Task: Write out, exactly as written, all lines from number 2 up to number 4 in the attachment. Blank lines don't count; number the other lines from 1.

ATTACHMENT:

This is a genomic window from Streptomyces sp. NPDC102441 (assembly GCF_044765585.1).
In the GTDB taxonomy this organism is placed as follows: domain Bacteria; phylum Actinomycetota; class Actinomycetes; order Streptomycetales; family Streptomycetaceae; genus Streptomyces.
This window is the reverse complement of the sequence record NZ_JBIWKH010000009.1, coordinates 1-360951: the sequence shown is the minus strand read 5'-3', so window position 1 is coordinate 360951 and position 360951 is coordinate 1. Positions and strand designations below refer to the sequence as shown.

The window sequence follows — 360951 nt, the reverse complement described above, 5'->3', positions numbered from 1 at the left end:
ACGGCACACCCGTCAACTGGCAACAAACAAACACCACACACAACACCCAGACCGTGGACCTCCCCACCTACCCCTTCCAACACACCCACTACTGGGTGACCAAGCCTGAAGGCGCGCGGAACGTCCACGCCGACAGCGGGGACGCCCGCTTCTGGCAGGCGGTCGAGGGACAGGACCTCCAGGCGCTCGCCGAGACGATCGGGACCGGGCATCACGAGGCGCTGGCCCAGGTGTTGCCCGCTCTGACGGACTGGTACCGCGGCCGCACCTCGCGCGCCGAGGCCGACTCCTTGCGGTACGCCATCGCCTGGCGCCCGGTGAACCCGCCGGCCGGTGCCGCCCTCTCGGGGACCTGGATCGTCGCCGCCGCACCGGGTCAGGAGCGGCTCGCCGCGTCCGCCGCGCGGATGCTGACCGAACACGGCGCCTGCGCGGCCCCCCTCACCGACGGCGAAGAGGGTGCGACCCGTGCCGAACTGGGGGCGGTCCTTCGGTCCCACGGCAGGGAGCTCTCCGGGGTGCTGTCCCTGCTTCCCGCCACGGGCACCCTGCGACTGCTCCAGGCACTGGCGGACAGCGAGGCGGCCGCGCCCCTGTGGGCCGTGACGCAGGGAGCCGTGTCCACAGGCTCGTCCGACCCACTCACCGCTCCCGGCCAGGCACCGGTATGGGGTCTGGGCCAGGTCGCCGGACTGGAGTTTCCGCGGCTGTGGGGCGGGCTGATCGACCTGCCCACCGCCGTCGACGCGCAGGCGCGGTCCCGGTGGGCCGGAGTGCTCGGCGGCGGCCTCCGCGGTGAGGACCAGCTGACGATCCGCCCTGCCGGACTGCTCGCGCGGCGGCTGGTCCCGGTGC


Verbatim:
In the GTDB taxonomy this organism is placed as follows: domain Bacteria; phylum Actinomycetota; class Actinomycetes; order Streptomycetales; family Streptomycetaceae; genus Streptomyces.
This window is the reverse complement of the sequence record NZ_JBIWKH010000009.1, coordinates 1-360951: the sequence shown is the minus strand read 5'-3', so window position 1 is coordinate 360951 and position 360951 is coordinate 1. Positions and strand designations below refer to the sequence as shown.

The window sequence follows — 360951 nt, the reverse complement described above, 5'->3', positions numbered from 1 at the left end: